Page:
NEW YORK (BLOOMBERG) - Aeropostale, the teen-clothing chain, has filed for bankruptcy protection after battling its main supplier and closing hundreds of stores to stem years of losses.
It also announced it will close 113 US locations, as well as all its 41 stores in Canada.
The latest in a spate of high-profile retail bankruptcies was filed on Wednesday (May 3) in the US Bankruptcy Court for the Southern District of New York. It follows meltdowns by American Apparel inc, Quiksilver Inc and Sports Authority Inc
Mall-based retailers like Aeropostale have struggled to adapt to competition from online merchants and the changing tastes of teenagers. The New York-based company has also had to contend with fast-fashion competitors, who react to trends more quickly and get new styles on shelves sooner.
Since 2013, Aeropostale has closed about 215 stores, Poonam Goyal, a senior retail analyst at Bloomberg Intelligence, said in a report in April. The company has more than 700 locations left in the US, about 60 per cent of which are approaching the end of their leases, which means more closings are likely, hel wrote.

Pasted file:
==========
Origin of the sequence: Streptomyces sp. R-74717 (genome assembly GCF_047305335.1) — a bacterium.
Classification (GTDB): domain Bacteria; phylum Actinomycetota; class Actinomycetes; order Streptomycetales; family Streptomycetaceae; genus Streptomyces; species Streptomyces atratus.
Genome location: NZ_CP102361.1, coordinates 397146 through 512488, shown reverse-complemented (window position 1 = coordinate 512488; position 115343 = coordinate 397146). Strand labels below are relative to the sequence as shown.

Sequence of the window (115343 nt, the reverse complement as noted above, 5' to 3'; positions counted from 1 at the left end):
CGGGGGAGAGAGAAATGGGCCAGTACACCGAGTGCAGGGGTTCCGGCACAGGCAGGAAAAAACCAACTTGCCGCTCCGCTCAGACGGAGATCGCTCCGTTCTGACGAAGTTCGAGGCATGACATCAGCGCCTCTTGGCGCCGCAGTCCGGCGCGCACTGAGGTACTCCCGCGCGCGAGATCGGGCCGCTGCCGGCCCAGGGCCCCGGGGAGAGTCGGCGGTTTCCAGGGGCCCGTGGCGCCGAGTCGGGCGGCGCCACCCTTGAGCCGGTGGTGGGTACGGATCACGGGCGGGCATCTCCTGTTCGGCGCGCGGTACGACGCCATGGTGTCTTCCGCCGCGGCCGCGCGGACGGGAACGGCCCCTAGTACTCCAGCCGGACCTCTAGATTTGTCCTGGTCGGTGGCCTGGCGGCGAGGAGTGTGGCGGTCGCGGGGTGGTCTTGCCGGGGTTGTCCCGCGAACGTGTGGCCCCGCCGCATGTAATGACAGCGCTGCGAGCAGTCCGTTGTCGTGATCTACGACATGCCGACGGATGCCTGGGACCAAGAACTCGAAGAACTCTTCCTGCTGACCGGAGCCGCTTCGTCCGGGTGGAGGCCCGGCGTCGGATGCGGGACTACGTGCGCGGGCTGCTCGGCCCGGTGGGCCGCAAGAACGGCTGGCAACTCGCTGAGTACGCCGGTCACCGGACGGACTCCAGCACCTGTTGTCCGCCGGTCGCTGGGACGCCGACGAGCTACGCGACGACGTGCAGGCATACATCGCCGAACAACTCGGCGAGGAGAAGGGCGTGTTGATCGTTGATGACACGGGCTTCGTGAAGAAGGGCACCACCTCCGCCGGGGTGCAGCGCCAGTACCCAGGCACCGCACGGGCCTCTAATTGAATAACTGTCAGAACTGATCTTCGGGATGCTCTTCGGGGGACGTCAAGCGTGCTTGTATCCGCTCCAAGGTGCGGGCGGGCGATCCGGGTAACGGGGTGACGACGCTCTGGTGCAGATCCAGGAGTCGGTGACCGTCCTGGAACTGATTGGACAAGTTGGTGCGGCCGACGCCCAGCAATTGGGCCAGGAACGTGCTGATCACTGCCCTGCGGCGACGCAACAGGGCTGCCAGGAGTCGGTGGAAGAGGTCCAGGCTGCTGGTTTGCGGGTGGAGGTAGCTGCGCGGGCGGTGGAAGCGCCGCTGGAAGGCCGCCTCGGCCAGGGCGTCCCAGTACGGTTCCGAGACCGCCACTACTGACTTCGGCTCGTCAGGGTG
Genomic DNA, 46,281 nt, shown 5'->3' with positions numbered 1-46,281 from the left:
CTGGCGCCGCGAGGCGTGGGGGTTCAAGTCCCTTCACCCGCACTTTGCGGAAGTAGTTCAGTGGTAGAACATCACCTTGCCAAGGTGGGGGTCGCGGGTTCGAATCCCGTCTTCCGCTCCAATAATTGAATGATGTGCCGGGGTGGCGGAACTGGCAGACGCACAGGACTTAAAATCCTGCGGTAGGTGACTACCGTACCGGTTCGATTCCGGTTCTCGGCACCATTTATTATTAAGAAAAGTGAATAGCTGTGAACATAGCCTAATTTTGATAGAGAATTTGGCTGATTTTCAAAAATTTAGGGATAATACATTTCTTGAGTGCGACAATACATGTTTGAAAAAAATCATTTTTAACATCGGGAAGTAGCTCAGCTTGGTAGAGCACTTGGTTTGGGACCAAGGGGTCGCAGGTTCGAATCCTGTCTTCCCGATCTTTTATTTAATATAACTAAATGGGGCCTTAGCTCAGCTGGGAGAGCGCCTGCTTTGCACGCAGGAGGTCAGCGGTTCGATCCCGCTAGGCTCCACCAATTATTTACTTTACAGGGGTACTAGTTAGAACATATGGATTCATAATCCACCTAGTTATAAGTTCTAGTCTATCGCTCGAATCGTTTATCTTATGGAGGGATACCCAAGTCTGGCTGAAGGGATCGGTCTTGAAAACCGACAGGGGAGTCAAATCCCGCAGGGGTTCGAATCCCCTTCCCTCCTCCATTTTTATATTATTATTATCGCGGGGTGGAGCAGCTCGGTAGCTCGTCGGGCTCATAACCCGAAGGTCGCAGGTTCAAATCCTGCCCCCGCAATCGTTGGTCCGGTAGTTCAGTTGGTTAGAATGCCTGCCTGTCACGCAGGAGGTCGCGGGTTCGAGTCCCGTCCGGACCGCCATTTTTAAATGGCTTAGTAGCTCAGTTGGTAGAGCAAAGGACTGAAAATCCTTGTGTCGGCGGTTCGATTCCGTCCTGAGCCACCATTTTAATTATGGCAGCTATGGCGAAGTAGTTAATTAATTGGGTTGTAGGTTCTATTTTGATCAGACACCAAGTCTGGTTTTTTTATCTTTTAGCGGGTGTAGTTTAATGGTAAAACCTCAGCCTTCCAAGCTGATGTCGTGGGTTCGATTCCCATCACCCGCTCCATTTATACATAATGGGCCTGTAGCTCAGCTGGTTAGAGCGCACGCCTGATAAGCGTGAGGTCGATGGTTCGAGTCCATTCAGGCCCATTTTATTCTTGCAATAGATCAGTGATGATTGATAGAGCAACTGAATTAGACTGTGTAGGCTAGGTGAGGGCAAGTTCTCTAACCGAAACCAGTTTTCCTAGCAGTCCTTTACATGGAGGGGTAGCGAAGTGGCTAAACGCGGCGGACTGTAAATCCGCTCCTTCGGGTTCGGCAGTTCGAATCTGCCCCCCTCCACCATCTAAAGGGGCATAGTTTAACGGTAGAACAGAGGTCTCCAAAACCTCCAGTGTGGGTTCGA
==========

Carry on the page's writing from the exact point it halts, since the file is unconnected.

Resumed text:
Aeropostale intends to emerge from the Chapter 11 process within the next six months as a standalone enterprise with a smaller store base. It is also continuing its previously announced sale process, and expects any potential sale would be expected to be completed within the next six months, it said in a statement.
The company said it secured a commitment for US$160 million in debtor-in-possession financing from Crystal Financial LLC, which, combined with operating cash flow, will allow the retailer to meet financial commitments.
Bankruptcy can make shuttering stores easier because of rules that allow companies to cancel contracts, including leases. But the US Bankruptcy Code also grants landlords rights they can exercise to pressure a retailer into reorganizing quickly or liquidating.
Aeropostale's filing follows three straight years of losses and a feud with its main lender, Sycamore Partners, which also owns a key clothing supplier, MGF Sourcing. Aeropostale said in March that MGF was holding up the delivery of merchandise and violating the terms of its agreement. The retailer said on April 15 that it would delay filing its annual report because it was distracted by the fight with MGF.
In March, Aeropostale tapped Stifel Financial Corp to help assess a possible sale or restructuring.